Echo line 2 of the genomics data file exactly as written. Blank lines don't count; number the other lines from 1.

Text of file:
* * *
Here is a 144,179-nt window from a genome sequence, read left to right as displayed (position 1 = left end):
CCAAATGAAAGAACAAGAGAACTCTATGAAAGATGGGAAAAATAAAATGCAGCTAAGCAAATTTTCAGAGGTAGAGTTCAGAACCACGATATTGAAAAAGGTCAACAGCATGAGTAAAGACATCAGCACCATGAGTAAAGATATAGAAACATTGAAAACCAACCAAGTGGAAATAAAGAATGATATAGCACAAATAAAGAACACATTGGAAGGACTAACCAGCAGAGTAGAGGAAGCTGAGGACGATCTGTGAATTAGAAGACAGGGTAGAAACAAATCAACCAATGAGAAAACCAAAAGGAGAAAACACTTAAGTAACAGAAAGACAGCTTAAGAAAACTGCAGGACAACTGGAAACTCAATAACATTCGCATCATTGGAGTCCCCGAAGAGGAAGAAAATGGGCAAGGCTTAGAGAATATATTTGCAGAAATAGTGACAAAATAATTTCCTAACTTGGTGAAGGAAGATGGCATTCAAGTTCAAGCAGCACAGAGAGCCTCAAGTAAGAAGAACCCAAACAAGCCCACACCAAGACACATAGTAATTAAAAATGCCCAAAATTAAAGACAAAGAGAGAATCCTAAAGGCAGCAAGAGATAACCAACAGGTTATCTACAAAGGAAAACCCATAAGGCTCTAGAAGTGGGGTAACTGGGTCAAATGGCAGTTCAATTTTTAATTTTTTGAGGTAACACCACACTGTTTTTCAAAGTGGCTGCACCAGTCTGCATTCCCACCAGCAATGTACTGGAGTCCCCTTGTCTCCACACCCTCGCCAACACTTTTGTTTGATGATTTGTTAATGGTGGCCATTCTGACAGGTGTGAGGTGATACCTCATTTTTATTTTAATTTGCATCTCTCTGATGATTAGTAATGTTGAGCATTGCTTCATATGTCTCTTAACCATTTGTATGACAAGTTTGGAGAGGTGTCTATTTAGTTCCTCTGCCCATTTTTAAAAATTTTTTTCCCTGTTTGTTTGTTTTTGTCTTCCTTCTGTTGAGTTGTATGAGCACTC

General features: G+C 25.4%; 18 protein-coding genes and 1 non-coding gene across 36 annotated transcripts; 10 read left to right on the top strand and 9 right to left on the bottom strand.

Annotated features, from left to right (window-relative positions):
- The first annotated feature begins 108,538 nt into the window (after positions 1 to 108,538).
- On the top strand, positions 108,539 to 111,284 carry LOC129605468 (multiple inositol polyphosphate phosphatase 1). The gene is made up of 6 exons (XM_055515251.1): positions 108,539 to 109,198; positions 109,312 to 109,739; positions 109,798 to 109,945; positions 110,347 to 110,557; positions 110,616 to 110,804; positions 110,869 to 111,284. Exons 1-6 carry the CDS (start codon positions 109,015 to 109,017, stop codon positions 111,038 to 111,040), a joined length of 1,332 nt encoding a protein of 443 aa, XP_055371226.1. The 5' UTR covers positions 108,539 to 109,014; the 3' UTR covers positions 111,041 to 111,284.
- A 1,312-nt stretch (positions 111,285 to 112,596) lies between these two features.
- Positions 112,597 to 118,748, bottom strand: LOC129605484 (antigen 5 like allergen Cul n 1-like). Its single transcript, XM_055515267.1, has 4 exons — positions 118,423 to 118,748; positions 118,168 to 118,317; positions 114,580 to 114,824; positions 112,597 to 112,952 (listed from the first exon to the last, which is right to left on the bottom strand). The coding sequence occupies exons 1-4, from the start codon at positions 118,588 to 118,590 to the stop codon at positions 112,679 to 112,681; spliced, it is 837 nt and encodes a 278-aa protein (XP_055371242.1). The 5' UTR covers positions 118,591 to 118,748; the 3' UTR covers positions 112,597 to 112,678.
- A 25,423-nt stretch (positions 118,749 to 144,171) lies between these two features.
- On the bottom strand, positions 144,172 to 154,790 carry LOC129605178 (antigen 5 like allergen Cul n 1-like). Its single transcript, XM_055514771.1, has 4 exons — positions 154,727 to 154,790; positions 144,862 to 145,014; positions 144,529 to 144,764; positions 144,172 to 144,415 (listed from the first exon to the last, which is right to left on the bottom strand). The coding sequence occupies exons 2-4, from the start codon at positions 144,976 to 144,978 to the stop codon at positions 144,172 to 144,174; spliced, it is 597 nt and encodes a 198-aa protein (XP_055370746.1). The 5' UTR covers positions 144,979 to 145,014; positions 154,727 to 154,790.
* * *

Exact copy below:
CCAAATGAAAGAACAAGAGAACTCTATGAAAGATGGGAAAAATAAAATGCAGCTAAGCAAATTTTCAGAGGTAGAGTTCAGAACCACGATATTGAAAAAGGTCAACAGCATGAGTAAAGACATCAGCACCATGAGTAAAGATATAGAAACATTGAAAACCAACCAAGTGGAAATAAAGAATGATATAGCACAAATAAAGAACACATTGGAAGGACTAACCAGCAGAGTAGAGGAAGCTGAGGACGATCTGTGAATTAGAAGACAGGGTAGAAACAAATCAACCAATGAGAAAACCAAAAGGAGAAAACACTTAAGTAACAGAAAGACAGCTTAAGAAAACTGCAGGACAACTGGAAACTCAATAACATTCGCATCATTGGAGTCCCCGAAGAGGAAGAAAATGGGCAAGGCTTAGAGAATATATTTGCAGAAATAGTGACAAAATAATTTCCTAACTTGGTGAAGGAAGATGGCATTCAAGTTCAAGCAGCACAGAGAGCCTCAAGTAAGAAGAACCCAAACAAGCCCACACCAAGACACATAGTAATTAAAAATGCCCAAAATTAAAGACAAAGAGAGAATCCTAAAGGCAGCAAGAGATAACCAACAGGTTATCTACAAAGGAAAACCCATAAGGCTCTAGAAGTGGGGTAACTGGGTCAAATGGCAGTTCAATTTTTAATTTTTTGAGGTAACACCACACTGTTTTTCAAAGTGGCTGCACCAGTCTGCATTCCCACCAGCAATGTACTGGAGTCCCCTTGTCTCCACACCCTCGCCAACACTTTTGTTTGATGATTTGTTAATGGTGGCCATTCTGACAGGTGTGAGGTGATACCTCATTTTTATTTTAATTTGCATCTCTCTGATGATTAGTAATGTTGAGCATTGCTTCATATGTCTCTTAACCATTTGTATGACAAGTTTGGAGAGGTGTCTATTTAGTTCCTCTGCCCATTTTTAAAAATTTTTTTCCCTGTTTGTTTGTTTTTGTCTTCCTTCTGTTGAGTTGTATGAGCACTC